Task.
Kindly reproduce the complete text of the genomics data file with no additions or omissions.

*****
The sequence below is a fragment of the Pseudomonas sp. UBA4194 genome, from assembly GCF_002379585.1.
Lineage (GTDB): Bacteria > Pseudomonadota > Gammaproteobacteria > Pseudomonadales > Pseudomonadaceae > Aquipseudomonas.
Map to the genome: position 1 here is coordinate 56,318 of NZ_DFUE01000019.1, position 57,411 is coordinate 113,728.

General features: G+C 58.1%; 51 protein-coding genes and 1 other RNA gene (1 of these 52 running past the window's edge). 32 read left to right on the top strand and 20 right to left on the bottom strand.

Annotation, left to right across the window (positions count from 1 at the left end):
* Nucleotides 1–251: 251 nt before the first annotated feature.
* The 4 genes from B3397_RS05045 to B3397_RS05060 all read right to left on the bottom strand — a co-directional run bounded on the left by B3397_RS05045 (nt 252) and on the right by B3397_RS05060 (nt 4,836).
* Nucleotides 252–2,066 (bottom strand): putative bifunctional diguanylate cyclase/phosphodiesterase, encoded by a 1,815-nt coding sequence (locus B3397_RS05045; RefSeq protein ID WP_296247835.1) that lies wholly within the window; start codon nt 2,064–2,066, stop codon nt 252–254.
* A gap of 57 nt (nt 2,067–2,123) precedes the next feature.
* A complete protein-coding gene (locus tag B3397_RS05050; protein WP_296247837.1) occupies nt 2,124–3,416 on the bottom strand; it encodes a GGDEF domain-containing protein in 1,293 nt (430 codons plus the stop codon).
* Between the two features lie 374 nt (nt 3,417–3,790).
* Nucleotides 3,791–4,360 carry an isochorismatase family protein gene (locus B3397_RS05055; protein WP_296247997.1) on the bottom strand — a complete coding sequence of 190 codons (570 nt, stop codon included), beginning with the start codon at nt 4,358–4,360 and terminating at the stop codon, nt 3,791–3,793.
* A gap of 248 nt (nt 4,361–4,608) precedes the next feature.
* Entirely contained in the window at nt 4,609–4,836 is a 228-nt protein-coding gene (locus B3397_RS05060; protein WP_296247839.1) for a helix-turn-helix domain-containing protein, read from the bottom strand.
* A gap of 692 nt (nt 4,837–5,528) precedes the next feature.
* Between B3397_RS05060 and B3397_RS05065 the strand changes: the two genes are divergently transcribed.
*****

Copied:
The sequence below is a fragment of the Pseudomonas sp. UBA4194 genome, from assembly GCF_002379585.1.
Lineage (GTDB): Bacteria > Pseudomonadota > Gammaproteobacteria > Pseudomonadales > Pseudomonadaceae > Aquipseudomonas.
Map to the genome: position 1 here is coordinate 56,318 of NZ_DFUE01000019.1, position 57,411 is coordinate 113,728.

General features: G+C 58.1%; 51 protein-coding genes and 1 other RNA gene (1 of these 52 running past the window's edge). 32 read left to right on the top strand and 20 right to left on the bottom strand.

Annotation, left to right across the window (positions count from 1 at the left end):
* Nucleotides 1–251: 251 nt before the first annotated feature.
* The 4 genes from B3397_RS05045 to B3397_RS05060 all read right to left on the bottom strand — a co-directional run bounded on the left by B3397_RS05045 (nt 252) and on the right by B3397_RS05060 (nt 4,836).
* Nucleotides 252–2,066 (bottom strand): putative bifunctional diguanylate cyclase/phosphodiesterase, encoded by a 1,815-nt coding sequence (locus B3397_RS05045; RefSeq protein ID WP_296247835.1) that lies wholly within the window; start codon nt 2,064–2,066, stop codon nt 252–254.
* A gap of 57 nt (nt 2,067–2,123) precedes the next feature.
* A complete protein-coding gene (locus tag B3397_RS05050; protein WP_296247837.1) occupies nt 2,124–3,416 on the bottom strand; it encodes a GGDEF domain-containing protein in 1,293 nt (430 codons plus the stop codon).
* Between the two features lie 374 nt (nt 3,417–3,790).
* Nucleotides 3,791–4,360 carry an isochorismatase family protein gene (locus B3397_RS05055; protein WP_296247997.1) on the bottom strand — a complete coding sequence of 190 codons (570 nt, stop codon included), beginning with the start codon at nt 4,358–4,360 and terminating at the stop codon, nt 3,791–3,793.
* A gap of 248 nt (nt 4,361–4,608) precedes the next feature.
* Entirely contained in the window at nt 4,609–4,836 is a 228-nt protein-coding gene (locus B3397_RS05060; protein WP_296247839.1) for a helix-turn-helix domain-containing protein, read from the bottom strand.
* A gap of 692 nt (nt 4,837–5,528) precedes the next feature.
* Between B3397_RS05060 and B3397_RS05065 the strand changes: the two genes are divergently transcribed.